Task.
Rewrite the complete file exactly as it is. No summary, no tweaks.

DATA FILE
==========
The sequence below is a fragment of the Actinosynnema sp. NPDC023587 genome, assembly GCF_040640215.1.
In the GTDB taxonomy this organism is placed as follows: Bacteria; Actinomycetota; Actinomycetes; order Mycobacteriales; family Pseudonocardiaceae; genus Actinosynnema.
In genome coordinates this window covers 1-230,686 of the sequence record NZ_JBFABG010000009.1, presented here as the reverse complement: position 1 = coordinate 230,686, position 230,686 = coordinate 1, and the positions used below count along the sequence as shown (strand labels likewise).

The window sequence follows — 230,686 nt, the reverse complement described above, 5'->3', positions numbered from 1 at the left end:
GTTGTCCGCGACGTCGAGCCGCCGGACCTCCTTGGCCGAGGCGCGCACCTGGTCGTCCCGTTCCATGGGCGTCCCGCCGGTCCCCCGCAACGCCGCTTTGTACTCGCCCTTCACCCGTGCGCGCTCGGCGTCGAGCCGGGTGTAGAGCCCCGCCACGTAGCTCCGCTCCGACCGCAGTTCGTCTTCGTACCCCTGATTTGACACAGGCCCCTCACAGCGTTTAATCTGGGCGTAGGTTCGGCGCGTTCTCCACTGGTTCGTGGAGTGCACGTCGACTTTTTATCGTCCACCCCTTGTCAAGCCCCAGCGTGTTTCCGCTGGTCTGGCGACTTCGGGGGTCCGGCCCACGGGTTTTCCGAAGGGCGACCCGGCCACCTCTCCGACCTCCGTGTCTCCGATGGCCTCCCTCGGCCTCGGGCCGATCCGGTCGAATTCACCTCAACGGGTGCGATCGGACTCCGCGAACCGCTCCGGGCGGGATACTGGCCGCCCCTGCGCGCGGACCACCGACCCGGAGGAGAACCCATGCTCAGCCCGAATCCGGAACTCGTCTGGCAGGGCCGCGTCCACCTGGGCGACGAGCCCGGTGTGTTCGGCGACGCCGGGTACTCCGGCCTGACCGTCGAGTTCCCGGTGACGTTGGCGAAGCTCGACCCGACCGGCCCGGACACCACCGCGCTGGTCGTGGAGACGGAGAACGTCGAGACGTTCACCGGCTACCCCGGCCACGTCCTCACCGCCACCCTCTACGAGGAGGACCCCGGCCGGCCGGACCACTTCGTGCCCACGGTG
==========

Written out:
The sequence below is a fragment of the Actinosynnema sp. NPDC023587 genome, assembly GCF_040640215.1.
In the GTDB taxonomy this organism is placed as follows: Bacteria; Actinomycetota; Actinomycetes; order Mycobacteriales; family Pseudonocardiaceae; genus Actinosynnema.
In genome coordinates this window covers 1-230,686 of the sequence record NZ_JBFABG010000009.1, presented here as the reverse complement: position 1 = coordinate 230,686, position 230,686 = coordinate 1, and the positions used below count along the sequence as shown (strand labels likewise).

The window sequence follows — 230,686 nt, the reverse complement described above, 5'->3', positions numbered from 1 at the left end:
GTTGTCCGCGACGTCGAGCCGCCGGACCTCCTTGGCCGAGGCGCGCACCTGGTCGTCCCGTTCCATGGGCGTCCCGCCGGTCCCCCGCAACGCCGCTTTGTACTCGCCCTTCACCCGTGCGCGCTCGGCGTCGAGCCGGGTGTAGAGCCCCGCCACGTAGCTCCGCTCCGACCGCAGTTCGTCTTCGTACCCCTGATTTGACACAGGCCCCTCACAGCGTTTAATCTGGGCGTAGGTTCGGCGCGTTCTCCACTGGTTCGTGGAGTGCACGTCGACTTTTTATCGTCCACCCCTTGTCAAGCCCCAGCGTGTTTCCGCTGGTCTGGCGACTTCGGGGGTCCGGCCCACGGGTTTTCCGAAGGGCGACCCGGCCACCTCTCCGACCTCCGTGTCTCCGATGGCCTCCCTCGGCCTCGGGCCGATCCGGTCGAATTCACCTCAACGGGTGCGATCGGACTCCGCGAACCGCTCCGGGCGGGATACTGGCCGCCCCTGCGCGCGGACCACCGACCCGGAGGAGAACCCATGCTCAGCCCGAATCCGGAACTCGTCTGGCAGGGCCGCGTCCACCTGGGCGACGAGCCCGGTGTGTTCGGCGACGCCGGGTACTCCGGCCTGACCGTCGAGTTCCCGGTGACGTTGGCGAAGCTCGACCCGACCGGCCCGGACACCACCGCGCTGGTCGTGGAGACGGAGAACGTCGAGACGTTCACCGGCTACCCCGGCCACGTCCTCACCGCCACCCTCTACGAGGAGGACCCCGGCCGGCCGGACCACTTCGTGCCCACGGTG